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Visitor Guide to Haarlemmerstraat & Haarlemmerdijk

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Haarlemmerstraat (and its continuation, Haarlemmerdijk) is one of Amsterdam's most diverse, not to mention most convenient, streets for avid shoppers: its variety of fashion boutiques, interior decor shops, specialty food shops and more make it a prime street to browse or fulfill a specific retail mission. One Christmas season, for example, I didn't even make it off the street - I was able to scoop up presents for 20+ friends and relatives, each with their individual tastes, in just a few hours on Haarlemmerstraat. Here's a run-down of the top spots on Haarlemmerstraat. (All street numbers refer to Haarlemmerstraat unless otherwise indicated.)

Fashion on Haarlemmerstraat:

Haarlemmerstraat is full of fashions that are fair trade and environment-minded. Vibrant textiles characterize the accessories at Mono (no. 16), a boutique with a conscience, whose husband-and-wife team live in Thailand to supervise their fair-trade production while a friend mans the Amsterdam storefront. At no. 36, Nukuhiva curates its merchandise from labels that share its concern for fair, sustainable fashion, such as clothes and accessories that are "upcycled" from waste products.

Gourmet Food Stores on Haarlemmerstraat:

Gourmets will find much to write home about in the street's various specialty food stores. Banish blandness with condiments from Meeuwig & Zoon (no. 70), which carries an impressive selection of Mediterranean olive oils and other edible oils from truffle to beechnut. At no. 71, Hollandaluz - whose name is a portmanteau of Holland and Andalusia, the autonomous community in Spain - offers an assortment of Spanish delicacies, from savory (their delectable empanadas) to sweet (the addictive almond confection turrón, or quince paste to pair with their assertive Spanish cheeses), plus ceramic cookware, tiles, lamps and other Spanish wares. Further Iberian specialties can be found at Casa Bocage (no. 111a), where the essential flavors of Portugal are for sale, from bacalhau (salted cod) to pastéis de nata, the iconic custard tart from Belém, Lisbon.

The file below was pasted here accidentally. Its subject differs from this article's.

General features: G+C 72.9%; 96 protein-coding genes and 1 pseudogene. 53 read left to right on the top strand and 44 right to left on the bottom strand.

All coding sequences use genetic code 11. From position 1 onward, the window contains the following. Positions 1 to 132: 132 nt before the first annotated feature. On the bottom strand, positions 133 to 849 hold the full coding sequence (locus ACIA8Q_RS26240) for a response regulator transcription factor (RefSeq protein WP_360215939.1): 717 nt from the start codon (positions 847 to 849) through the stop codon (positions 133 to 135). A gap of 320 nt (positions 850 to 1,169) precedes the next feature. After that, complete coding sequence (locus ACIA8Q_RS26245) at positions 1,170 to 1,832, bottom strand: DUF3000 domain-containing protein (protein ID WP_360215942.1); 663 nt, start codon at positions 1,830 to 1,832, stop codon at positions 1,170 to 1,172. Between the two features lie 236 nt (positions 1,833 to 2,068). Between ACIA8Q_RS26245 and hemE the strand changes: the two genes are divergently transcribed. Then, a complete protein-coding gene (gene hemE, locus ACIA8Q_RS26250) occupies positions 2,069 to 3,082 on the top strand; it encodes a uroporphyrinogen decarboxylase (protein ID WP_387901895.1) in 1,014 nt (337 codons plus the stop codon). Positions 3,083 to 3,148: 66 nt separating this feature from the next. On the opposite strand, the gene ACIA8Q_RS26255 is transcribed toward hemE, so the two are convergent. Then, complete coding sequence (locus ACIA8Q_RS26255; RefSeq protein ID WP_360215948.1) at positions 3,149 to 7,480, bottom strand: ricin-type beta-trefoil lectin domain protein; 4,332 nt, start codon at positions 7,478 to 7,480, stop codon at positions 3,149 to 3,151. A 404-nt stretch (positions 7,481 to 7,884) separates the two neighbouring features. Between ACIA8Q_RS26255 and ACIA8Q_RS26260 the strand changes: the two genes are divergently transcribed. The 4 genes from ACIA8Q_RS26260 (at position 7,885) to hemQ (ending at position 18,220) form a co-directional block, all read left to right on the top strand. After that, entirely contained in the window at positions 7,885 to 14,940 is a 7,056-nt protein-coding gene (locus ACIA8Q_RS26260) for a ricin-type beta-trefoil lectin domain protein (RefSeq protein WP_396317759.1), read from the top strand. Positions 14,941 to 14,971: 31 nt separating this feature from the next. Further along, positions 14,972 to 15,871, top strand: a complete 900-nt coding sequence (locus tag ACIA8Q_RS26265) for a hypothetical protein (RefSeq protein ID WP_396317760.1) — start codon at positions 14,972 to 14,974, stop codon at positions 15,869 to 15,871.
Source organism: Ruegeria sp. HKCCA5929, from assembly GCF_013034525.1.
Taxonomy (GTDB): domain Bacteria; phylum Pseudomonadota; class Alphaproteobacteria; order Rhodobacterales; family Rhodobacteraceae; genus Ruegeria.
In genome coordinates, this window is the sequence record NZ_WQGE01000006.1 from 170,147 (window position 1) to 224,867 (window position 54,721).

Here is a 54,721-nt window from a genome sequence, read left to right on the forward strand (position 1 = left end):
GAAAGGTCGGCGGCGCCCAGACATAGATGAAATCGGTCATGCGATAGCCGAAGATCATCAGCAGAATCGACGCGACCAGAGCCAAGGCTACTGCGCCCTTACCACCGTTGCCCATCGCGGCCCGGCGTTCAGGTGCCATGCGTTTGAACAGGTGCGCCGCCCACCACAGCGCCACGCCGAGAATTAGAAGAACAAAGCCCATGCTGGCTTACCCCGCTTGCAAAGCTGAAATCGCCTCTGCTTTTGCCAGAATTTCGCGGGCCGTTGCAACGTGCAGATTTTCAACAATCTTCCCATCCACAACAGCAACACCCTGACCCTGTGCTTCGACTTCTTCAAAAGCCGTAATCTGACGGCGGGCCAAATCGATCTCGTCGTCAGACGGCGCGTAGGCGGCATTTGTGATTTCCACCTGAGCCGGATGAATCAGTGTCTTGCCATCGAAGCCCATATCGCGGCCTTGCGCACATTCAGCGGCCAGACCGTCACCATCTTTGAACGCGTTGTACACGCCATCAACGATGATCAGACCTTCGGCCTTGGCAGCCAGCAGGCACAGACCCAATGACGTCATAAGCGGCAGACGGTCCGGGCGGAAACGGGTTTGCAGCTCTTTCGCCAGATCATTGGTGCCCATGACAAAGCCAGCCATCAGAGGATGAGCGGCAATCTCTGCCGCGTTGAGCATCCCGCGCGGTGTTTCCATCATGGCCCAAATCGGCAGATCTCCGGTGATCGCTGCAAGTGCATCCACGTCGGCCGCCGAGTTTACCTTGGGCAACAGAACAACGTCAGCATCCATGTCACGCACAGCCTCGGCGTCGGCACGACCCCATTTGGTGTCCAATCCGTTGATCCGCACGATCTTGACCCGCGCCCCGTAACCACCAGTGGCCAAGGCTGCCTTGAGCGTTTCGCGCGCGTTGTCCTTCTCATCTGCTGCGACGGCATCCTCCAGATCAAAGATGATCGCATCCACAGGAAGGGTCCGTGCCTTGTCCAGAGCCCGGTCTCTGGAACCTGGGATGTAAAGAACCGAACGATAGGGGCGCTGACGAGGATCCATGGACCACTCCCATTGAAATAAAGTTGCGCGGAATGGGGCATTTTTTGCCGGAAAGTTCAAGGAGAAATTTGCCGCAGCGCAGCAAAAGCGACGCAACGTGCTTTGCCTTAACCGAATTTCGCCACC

Unlimited Delicious (no. 122) deserves special mention as one of the top chocolatiers in Amsterdam; "Unlimited" is the appropriate word for the approach this confectioner takes towards its inventive bonbon flavors, from tamarind sambal to rosemary sea salt. The Tea Bar (Haarlemmerdijk 71) proffers its own masterful flavor combinations in herbal form amid its chic interior, where tea lovers can select from dozens of blends - such as the irresistible Green Sweet Almond Tea, billed as a "marzipan substitute".

Where to Eat & Drink on Haarlemmerstraat:

Diners will be spoiled for choice on Haarlemmerstraat, which is dense with cafes, restaurants, and other eateries where shoppers and strollers can stop for a pick-me-up. Both health-conscious and indiscriminate eaters can relish the liquid concoctions at Jay's Juices (no. 14), a pint-sized juice bar with a massive menu. The sandwich shop Il Tramezzino (no. 79a) owes its claim to fame to the crustless white-bread sandwiches from Turin, which it fills with Italian meats, cheese and more. For a cup of joe, the street is also furnished with a CoffeeCompany (Haarlemmerdijk 62), one of the Netherlands' most respectable cafe franchises.

Coffeeshops on Haarlemmerstraat:

Haarlemmerstraat abounds with cannabis coffeeshops, some of which have a deserved reputation as the best of Amsterdam. First from east to west, Picasso (no. 6) has a standard weed selection for the competitive Haarlemmerstraat scene, but visitors who like to "wake and bake" can count on free juice and toast with purchases before 12 p.m. At Green House (no. 64), walk over built-in aquarium that adorns the floor and over to the cannabis bar for some of the best weed in Amsterdam. This particular Green House location is often crowded (which takes its toll on the table service), but their cannabis menu is top-notch nonetheless. Connoisseurs will want to walk the extra few minutes westward to Barney's, which sells its prized cannabis strains in a sleek but narrow coffeeshop at no. 102; sister restaurant Barney's Uptown (no. 105) awaits peckish smokers from just across the street.

Monuments on Haarlemmerstraat:

Haarlemmerstraat isn't all retail therapy - there are also several listed monuments to behold. The West-Indisch Huis (Herenmarkt 99) was the site of a pivotal moment in U.S. colonial history, as the place where the Dutch West India Company determined to build a fort on the island of Manhattan in 1625. The neo-Gothic Posthoornkerk (no. 124) is the product of prolific church architect P.J.H. Cuypers, the man behind the Rijksmuseum and Amsterdam Central Station in addition to over a hundred churches nationwide. The church is also the site of the PINT Meibockfestival, a seasonal bock beer festival held each April.

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